9. A lever drive according to claim 1, wherein the rolling guide at least partially defines a cavity of the drive lever.
10. A lever drive according to claim 9, wherein the cavity is a cut-out portion of the drive lever.
11. A lever drive according to claim 9, wherein the driven lever is positioned in the cavity.
12. A lever drive according to claim 1, wherein the rolling cam comprises a side of the driven lever which faces radially outward.
13. A lever drive according to claim 1, wherein the driven lever substantially defines a heart-like shape.
14. A lever drive according to claim 1, further comprising a lever that is for being gripped with a hand and is mounted for pivoting with the drive lever.
15. A lever drive according to claim 14, wherein both the drive lever and the lever that is for being gripped with a hand are mounted for pivoting around a shaft.
16. A lever drive according to claim 1, wherein the driven lever is for being connected to an indexing mechanism of the adjuster.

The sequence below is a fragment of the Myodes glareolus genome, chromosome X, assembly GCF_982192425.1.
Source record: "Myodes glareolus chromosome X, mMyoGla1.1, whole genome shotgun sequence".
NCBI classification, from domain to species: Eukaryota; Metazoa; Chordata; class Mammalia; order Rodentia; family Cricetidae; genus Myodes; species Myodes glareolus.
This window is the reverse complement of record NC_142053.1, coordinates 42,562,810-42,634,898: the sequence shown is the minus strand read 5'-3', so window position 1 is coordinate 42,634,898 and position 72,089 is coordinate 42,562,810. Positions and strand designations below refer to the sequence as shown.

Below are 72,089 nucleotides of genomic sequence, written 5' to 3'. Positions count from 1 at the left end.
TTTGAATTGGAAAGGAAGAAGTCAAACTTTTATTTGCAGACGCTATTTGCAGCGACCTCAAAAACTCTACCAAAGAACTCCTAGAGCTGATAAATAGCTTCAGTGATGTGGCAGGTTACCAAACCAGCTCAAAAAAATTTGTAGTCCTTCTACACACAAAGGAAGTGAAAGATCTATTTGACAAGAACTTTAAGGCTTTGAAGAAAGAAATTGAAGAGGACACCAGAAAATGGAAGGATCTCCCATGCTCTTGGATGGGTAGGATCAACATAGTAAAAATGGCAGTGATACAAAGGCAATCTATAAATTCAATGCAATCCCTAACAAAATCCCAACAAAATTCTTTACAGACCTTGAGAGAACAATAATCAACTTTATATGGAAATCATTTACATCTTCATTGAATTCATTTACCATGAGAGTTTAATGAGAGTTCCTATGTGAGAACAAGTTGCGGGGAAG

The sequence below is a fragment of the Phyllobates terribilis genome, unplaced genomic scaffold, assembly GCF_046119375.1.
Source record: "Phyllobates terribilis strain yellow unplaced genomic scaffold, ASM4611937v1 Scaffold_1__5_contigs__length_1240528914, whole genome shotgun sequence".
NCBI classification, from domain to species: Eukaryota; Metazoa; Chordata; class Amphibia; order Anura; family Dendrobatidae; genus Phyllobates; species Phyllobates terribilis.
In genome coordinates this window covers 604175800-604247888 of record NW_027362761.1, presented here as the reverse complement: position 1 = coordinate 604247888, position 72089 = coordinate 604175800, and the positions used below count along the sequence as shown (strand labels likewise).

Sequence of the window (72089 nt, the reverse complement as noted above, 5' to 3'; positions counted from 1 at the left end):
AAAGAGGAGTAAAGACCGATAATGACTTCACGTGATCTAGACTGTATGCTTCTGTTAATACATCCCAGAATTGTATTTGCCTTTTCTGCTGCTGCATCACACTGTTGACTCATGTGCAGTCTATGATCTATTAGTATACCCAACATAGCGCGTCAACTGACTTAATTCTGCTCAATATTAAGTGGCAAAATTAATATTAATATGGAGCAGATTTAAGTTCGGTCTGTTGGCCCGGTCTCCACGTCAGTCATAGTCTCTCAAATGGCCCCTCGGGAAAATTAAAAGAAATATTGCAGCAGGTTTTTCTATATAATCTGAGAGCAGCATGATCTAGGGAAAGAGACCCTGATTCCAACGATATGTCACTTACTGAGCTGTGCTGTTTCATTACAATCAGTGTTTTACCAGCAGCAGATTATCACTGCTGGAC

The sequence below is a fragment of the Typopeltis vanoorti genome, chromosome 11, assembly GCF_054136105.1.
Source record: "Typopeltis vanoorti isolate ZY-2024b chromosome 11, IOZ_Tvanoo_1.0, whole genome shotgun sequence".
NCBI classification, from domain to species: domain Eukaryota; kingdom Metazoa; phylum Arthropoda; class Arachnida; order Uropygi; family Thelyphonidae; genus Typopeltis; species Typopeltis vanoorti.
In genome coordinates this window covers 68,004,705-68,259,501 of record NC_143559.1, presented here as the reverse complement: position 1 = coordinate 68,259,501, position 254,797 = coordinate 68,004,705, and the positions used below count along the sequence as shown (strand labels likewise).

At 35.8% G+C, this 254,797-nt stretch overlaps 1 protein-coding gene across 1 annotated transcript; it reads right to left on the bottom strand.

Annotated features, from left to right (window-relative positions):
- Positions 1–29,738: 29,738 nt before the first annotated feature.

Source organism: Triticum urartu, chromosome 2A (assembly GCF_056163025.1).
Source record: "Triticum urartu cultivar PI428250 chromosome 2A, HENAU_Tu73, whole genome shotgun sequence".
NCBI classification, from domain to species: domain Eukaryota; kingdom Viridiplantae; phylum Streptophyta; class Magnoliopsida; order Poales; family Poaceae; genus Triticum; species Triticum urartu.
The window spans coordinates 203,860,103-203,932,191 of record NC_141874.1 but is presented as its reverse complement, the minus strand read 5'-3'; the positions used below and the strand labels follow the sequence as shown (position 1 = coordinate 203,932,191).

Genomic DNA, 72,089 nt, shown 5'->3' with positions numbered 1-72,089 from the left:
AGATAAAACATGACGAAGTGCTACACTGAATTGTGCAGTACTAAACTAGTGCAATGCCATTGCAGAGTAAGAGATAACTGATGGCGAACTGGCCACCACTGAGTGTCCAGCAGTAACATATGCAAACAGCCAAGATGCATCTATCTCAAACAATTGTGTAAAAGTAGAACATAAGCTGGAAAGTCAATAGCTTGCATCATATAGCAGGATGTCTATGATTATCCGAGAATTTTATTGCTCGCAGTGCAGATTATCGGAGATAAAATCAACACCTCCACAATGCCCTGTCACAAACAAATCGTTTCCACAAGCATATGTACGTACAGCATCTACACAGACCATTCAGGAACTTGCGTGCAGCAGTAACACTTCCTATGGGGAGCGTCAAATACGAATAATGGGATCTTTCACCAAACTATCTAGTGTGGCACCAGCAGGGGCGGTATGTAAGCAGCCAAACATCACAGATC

17. A lever drive for a vehicle seat adjuster, comprising:
a drive lever that is mounted for pivoting and includes a guide having a smoothly curved surface which is a border of the drive lever; and
at least one pivotably mounted driven lever which is for being connected to the adjuster and includes a cam with a smoothly curved surface which bears on the curved surface of the guide, wherein the curved surface of the cam is a border of the driven lever,
with the cam and the guide being configured so that the curved surface of the cam carries out a rolling movement on and along the curved surface of the guide in response to a pivoting movement of the drive lever and thereby transforms the pivoting movement of the drive lever into a larger pivoting movement of the driven lever.
18. A lever drive according to claim 17, wherein: